We were about to make our own equally exceptional discovery anyway. Halfway along the southern shore of the Loch we stumbled across The Camerons Tea Room & Farm Shop – an absolute oasis of delights.

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Forget Nessie. If you’re ever up in this region this place and their delicious teas and cakes are what you should be hunting out!

And why wouldn’t you be up in this region? Yes it’s a long drive. But it’s only really like driving to the South of France, except you don’t have a channel to cross and you don’t need a passport (or a doggy passport).

Seriously, if you live on this island and have never seen the Highlands then you need to sort yourself out. Put down that foreign travel magazine, the world will be there to explore later, first off take a second to appreciate the view from your doorstep.

It’s stunning!

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The Man and the Dog.

 

 

 

 

 

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cafes for dogs, Dog Friendly, Isle of Wight, the dog blog

Off the Rails – Yarmouth,Isle of Wight

Ok I’ll admit it. I have written about this place before. I apologise (but it is a good’un).

Way back at the beginning of summer a company called Wight Locations asked me to do a guest blog post for their website. Grenson and I compiled our top 6 cafe/restaurants on the Isle of Wight for dogs …. well not quite for dogs, more for hoomans that are with dogs, but you know what I mean.

If you look hard enough you may be able to still find it somewhere out there on the world wide web.

Anyway, as I was looking through old piccies I came across the ones that I had taken for that blog post and quite frankly it made me nostalgic for those heady days of summer. (Listen, Christmas is over, all I’ve got immediately ahead of me is never ending months of darkness. I need something to look forward to!)

One of the places we visited jumped out at me as we had recently been back there after a nice long Christmas walk (to the pub). On that occasion I had a delicious coffee and walnut cake with a top quality flat white to wash it down. (Which reminds me, I also have lots of trips to the gym to schedule in during this season of gloom).

However, I don’t want to talk about cosy winter walks and warming coffee and cake (not today anyway), I want to take us all back to the days of crickets in the long grass, of swallows dive bombing in the blue skies, and of ice cubes slowly melting in late evening drinks. Let’s all go back to summertime!

(Cue: wavy fade back to the past).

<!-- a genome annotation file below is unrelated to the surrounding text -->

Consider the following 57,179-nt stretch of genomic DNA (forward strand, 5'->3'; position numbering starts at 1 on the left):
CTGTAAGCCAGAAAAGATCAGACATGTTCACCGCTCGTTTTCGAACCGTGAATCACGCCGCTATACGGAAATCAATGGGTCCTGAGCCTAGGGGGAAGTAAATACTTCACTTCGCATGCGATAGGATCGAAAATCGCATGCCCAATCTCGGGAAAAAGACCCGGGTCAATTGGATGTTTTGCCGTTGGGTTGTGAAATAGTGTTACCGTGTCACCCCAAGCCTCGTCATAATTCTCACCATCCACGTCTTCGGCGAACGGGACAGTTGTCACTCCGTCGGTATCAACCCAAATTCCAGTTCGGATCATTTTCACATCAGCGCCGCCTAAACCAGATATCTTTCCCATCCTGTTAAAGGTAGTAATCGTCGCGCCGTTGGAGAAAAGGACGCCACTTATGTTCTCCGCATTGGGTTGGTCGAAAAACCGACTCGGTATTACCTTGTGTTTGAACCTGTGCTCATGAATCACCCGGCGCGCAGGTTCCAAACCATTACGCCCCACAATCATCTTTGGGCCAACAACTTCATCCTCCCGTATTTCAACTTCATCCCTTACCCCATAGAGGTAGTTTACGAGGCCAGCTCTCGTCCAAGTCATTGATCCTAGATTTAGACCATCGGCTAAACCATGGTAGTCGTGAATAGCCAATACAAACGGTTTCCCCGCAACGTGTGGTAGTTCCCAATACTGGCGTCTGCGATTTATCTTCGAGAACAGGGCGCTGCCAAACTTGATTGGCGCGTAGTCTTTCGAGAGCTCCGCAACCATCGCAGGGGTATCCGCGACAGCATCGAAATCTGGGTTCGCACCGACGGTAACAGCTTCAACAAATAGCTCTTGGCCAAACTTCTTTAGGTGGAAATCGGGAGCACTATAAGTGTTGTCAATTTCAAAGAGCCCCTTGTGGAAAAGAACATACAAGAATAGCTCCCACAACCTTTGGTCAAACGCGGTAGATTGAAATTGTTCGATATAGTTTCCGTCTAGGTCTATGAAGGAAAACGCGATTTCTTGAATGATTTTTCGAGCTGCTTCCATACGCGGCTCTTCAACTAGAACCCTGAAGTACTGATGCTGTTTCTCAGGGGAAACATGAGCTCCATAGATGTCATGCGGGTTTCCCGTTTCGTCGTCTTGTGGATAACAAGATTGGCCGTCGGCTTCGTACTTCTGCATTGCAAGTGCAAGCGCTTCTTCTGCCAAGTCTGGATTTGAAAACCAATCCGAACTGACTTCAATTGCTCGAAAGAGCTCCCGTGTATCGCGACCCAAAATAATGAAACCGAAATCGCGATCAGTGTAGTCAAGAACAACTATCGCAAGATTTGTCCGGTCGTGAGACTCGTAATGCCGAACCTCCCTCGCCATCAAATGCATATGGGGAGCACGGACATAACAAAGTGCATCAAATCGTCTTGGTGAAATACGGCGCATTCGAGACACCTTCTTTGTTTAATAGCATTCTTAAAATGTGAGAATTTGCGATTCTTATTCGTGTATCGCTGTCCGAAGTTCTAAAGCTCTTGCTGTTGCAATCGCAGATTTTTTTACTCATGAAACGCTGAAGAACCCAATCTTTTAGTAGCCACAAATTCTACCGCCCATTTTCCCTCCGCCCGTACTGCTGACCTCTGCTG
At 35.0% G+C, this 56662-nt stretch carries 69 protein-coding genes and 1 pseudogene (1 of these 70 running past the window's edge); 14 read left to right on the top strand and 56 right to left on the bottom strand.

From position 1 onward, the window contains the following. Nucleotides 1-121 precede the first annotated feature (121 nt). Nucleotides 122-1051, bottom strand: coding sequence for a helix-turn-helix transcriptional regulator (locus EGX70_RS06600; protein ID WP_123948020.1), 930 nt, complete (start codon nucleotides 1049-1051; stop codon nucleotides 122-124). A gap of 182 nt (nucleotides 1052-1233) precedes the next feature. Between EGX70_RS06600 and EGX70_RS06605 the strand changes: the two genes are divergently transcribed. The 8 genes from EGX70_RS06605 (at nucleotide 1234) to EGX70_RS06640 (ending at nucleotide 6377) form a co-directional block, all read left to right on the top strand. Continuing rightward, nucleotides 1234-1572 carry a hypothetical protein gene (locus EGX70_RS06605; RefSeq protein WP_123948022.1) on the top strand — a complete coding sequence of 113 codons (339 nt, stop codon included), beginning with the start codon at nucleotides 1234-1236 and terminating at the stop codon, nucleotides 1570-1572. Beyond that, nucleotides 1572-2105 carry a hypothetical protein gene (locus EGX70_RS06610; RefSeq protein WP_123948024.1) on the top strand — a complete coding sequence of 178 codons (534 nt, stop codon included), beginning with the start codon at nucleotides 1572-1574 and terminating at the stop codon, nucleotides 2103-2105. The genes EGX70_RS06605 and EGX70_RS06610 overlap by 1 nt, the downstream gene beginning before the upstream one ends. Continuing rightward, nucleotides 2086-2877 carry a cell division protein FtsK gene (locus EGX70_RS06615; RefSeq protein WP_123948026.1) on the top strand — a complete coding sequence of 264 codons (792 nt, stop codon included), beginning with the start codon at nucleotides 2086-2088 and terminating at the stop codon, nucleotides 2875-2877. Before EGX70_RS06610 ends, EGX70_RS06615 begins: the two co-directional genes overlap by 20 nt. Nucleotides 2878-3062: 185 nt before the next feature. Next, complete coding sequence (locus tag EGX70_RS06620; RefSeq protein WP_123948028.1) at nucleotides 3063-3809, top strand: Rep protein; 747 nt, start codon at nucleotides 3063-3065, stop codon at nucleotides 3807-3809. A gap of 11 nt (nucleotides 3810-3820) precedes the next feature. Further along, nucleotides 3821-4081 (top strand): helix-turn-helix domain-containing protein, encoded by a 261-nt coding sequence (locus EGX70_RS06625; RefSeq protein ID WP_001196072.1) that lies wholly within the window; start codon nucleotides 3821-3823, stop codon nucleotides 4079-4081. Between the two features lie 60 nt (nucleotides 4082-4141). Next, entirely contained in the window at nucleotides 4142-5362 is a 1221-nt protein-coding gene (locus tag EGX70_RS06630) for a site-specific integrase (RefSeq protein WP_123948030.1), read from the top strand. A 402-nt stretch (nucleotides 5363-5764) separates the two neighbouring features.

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I mean!! Look at us!! I’m wearing shorts and t-shirt and jauntily hanging shades around my neck. Grenson is panting from the heat. There is even a hint of colour on my face rather than my current deathly pallor.

Good times. Hot summer good times.

And where are we enjoying this glorious sunny afternoon?  Why, the wonderful ‘Off the Rails‘ cafe in Yarmouth, of course.

This place pretty much has everything.

Its location is a dream for dog walkers. Grenson and I are particularly fond of the trek along the old railway line from Yarmouth to Freshwater. Keep the river on your right and head away from Yarmouth car park, keeping an eye out for kingfishers along the way. This path eventually leads you to a bridge, at which point if you turn right you’ll come across the Red Lion pub. A perfect place for a refreshment stop (and another place I wrote about for Wight Locations that I may need to revisit in the future for this blog too).

If you then retrace your steps and take a right before the old mill building, you’ll end up back at Off the Rails for further refreshments. After all, it’s always important to stay refreshed when on a walk.

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Arriving at this cafe via the old railway path is most fitting, as this place is situated in the old Yarmouth railway station (Off the Rails, see what they did there? Clever).

From the outside it seems like the station has remained untouched since the steam trains were regularly pulling up outside. Indeed, you’ll still find the platform out front, but instead of commuters and tourists hurriedly disembarking, you’ll find diners leisurely munching on cakes and sandwiches.

Inside, the retro railway feel continues with seating booths styled like 1950s carriages complete with luggage racks overhead.

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The booths are great in the winter but as we’re time travelling back to summer in this post, take a look below at the seats on the platform. What an idyllic view to enjoy your lunch beside!